To summarize, it is apparent that Luther was extraordinarily devoted to the Blessed Virgin Mary, which is notable in light of his aversion to so many other “Papist” or “Romish” doctrines, as he was wont to describe them. His major departure occurs with regard to the intercession and invocation of the saints, which he denied, in accord with the earliest systematic Lutheran creed, the Augsburg Confession of 1530 (Article 21). His views of Mary as Mother of God and as ever-Virgin were identical to those in Catholicism, and his opinions on the Immaculate Conception, Mary’s “Spiritual Motherhood” and the use of the “Hail Mary” were substantially the same. He didn’t deny the Assumption (he certainly didn’t hesitate to rail against doctrines he opposed!), and venerated Mary in a very touching fashion which, as far as it goes, is not at all contrary to Catholic piety. Therefore, it can be stated without fear of contradiction that Luther’s Mariology is very close to that of the Catholic Church today, far more than it is to the theology of modern-day Lutheranism.
It is pointed out that Luther used the venerating term, “Mother of God.” He also believed in her perpetual virginity, Immaculate Conception, and her “spiritual motherhood” of all Christians. He believed that prayers to her with “heartfelt faith” were allowed.
Insofar as demonstrated in the paper and elsewhere on my website, by citations, yes indeed. Historical facts are what they are; I didn’t make up Luther’s views on Mary.
Has the great reformer been done an injustice by his theological offspring? Have they neglected to follow his lead in venerating Mary as part of historic Protestantism? . . . By reading selected quotes [of] Luther, it does indeed appear that Protestantism has deviated from his veneration of Mary.
That is for Protestants themselves to decide (note that Mr. Swan — strangely — appears to even doubt the fact of such a change). I was merely presenting certain little-known facts about Luther’s Mariology. Of course the Catholic would contend that Luther was more biblical and traditional on this score (hence, more correct and “orthodox” from the historic Catholic standpoint) than virtually all present-day Lutherans.
As for Protestant “suppression” of Luther’s Mariology, I will cite just two examples from countless ones that could easily be brought forth. In the standard reference work, The Theology of Martin Luther, by Paul Althaus (tr. Robert C. Schultz, Philadelphia: Fortress Press, 1966), a work of 464 profusely-documented pages, no section on Mary appears at all, though there are sections on topics such as, for example, “The People of God,” “The Church as the Community of Saints,” “The Office of the Ministry,” etc., thus showing that the work is rather wide-ranging. Mary cannot even be found in the Index of Names. The closest it gets is “Virgin Birth, dogma of” (p. 464). The author writes in his preface:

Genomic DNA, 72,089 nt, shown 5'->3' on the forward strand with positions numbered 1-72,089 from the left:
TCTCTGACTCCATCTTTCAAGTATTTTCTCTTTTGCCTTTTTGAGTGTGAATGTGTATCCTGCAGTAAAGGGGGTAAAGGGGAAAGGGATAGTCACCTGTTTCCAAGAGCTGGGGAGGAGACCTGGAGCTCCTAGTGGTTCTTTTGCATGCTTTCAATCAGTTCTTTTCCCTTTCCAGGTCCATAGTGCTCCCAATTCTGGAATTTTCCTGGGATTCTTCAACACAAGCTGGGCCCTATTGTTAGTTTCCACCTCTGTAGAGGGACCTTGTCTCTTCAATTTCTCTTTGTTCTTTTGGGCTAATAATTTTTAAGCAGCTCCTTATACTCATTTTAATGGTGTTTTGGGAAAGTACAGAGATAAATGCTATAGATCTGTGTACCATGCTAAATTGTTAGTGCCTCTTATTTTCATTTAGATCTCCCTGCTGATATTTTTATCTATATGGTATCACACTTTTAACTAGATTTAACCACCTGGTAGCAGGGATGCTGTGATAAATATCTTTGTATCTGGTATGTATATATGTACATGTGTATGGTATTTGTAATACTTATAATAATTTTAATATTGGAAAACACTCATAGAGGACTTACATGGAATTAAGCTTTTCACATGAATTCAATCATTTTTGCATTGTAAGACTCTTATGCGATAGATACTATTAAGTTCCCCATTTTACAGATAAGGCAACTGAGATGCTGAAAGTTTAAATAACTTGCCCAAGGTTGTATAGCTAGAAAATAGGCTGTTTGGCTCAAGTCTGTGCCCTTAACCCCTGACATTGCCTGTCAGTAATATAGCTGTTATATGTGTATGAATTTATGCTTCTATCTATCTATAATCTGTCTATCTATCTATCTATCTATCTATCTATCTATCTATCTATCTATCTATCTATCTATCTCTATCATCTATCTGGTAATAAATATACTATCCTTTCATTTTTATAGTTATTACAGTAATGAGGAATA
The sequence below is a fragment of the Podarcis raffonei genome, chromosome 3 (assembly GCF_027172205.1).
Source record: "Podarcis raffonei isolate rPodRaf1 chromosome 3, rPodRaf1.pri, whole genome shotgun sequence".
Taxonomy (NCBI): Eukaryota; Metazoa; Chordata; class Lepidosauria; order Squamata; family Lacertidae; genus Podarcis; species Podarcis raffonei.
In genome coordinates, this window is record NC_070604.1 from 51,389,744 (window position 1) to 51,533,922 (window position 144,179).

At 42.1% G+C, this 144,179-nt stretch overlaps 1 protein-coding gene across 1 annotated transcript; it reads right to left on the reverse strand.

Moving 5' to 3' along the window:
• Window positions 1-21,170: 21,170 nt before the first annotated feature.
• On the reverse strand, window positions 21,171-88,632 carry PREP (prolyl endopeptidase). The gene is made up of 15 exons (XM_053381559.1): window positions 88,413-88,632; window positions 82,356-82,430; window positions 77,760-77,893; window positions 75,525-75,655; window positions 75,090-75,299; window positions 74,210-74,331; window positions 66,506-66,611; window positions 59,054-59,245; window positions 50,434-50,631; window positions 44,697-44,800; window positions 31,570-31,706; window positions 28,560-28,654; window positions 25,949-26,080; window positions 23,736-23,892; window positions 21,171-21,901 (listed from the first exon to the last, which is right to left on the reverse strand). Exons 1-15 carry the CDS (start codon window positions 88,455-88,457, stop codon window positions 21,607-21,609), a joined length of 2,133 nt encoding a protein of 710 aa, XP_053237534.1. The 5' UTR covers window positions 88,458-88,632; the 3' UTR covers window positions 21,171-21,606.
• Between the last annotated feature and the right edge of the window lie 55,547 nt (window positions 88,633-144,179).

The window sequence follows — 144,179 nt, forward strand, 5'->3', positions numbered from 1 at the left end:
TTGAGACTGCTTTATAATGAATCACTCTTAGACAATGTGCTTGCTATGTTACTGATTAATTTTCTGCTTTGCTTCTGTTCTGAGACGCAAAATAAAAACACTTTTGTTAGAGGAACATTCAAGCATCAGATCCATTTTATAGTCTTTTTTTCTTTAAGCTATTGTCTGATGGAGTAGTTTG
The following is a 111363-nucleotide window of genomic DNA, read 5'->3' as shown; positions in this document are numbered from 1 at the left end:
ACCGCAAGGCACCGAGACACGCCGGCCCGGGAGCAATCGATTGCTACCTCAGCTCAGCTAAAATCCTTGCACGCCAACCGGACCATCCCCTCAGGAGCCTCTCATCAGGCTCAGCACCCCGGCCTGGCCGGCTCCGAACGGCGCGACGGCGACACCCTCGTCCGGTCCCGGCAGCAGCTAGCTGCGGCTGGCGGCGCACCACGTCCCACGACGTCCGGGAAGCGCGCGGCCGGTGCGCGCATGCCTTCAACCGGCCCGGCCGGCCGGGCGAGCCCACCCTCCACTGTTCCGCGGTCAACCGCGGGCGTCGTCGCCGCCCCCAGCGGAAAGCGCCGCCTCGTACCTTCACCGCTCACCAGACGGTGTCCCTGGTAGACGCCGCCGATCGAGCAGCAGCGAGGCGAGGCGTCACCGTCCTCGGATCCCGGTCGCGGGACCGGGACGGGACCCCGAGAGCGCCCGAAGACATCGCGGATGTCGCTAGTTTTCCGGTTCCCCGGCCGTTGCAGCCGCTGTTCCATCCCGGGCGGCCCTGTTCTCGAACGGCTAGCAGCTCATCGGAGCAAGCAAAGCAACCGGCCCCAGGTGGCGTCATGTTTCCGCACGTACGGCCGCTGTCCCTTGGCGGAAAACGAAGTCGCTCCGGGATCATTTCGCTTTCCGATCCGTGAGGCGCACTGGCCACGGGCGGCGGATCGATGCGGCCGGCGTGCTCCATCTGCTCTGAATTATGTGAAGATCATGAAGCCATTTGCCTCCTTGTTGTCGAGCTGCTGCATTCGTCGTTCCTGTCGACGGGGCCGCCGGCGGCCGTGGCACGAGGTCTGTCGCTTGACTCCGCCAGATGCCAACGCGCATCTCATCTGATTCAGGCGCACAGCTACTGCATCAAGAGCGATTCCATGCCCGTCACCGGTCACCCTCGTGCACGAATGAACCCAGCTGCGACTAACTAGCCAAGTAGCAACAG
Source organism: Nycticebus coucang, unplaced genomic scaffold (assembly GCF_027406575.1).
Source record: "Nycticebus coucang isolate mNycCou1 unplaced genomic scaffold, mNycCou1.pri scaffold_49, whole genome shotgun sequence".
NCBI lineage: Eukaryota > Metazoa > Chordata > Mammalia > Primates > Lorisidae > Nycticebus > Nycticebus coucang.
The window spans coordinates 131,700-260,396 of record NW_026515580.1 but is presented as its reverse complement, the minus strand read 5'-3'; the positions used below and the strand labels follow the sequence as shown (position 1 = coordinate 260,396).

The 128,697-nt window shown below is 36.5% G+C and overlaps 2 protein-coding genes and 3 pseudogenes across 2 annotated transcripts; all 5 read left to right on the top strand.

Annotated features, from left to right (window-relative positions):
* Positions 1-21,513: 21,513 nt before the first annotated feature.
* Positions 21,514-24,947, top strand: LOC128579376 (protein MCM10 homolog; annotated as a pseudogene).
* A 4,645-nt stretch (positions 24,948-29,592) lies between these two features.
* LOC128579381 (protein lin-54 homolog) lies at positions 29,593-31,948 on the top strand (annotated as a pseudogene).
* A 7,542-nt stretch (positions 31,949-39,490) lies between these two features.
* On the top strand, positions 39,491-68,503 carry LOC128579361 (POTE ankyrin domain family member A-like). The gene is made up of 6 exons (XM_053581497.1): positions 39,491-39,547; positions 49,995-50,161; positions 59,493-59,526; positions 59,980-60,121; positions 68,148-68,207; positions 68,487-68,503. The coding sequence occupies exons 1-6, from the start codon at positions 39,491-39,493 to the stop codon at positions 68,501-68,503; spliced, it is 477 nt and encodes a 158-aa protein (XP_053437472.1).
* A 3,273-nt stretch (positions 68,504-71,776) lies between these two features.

My purpose in this book is . . . to present a comprehensive overview of the basic elements of Luther’s theological work . . .
It is my intention that this book systematically present and interpret Luther’s teaching.
Perhaps the key to the omission might be located in the following words:
Luther’s understanding of the gospel remains a vital reality in spite of everything in his theology which reflects the conditions of his times and which we cannot use. (Preface to German edition, v-vi)
It is neither my intention nor purpose to cast aspersions upon professor Althaus’s generally excellent and helpful research. My point is only that current-day Lutherans and Protestants in general emphasize Mariology far less than the “Protestant Reformers” did (Luther, perhaps, above all). I don’t see that this is even arguable. Whether one holds that this reality is a desirable or undesirable change (which is another question: one of theology, orthodoxy, creeds, and confessions), it exists nonetheless. To assert it as a rather obvious sociological fact (that is, obvious once one is a bit acquainted with the historical background of the development of Protestant thought) is not necessarily to take any particular position on the Mariological disputes in theology. Not all research on these issues has to have polemics and defense of one’s own particular position on theology or history as its motivation.
A similar situation can be found in Williston Walker’s book, John Calvin: The Organiser of Reformed Protestantism (New York: Schocken Books, 1969). In this comprehensive treatment of Calvin’s life and theology (nearly 500 pages), one discovers a single (rather casual) reference to Mary.
The eminent and respected Orthodox (formerly Lutheran) Church historian, Jaroslav Pelikan, wrote:
This approach to Luther is not new. In 1962 Roman Catholic author Walter Tappolet compiled an astonishing compilation of texts from Luther, Calvin, Zwingli, and Bullinger called, The Reformers in Praise of Mary. By going through sermons, devotional material and theological treatises, he documented an enduring orthodoxy of the Mariology of the Reformers. (Jaroslav Pelikan, Mary Through The Ages [New Haven: Yale University Press, 1996], 158, referencing Walter Tappolet, ed., Das Marienlob der Reformatoren [Tubingen: Katzman Verlag, 1962].)
In light of the context of his entire paper, it is clear that Mr. Swan is skeptical of such a description of early Protestant views; he does not accept it. He neglects to inform the reader, however, that Pelikan himself is not nearly so skeptical. I shall cite his statements from the same book. Mr. Pelikan noted the vigorous opposition of early Protestants to idolatry and excesses of the communion of saints — as I did, in my article above — (much of which was in full agreement with Catholic teaching, rightly-understood). But Pelikan maintains that that is not the entire picture of early Protestant Mariology: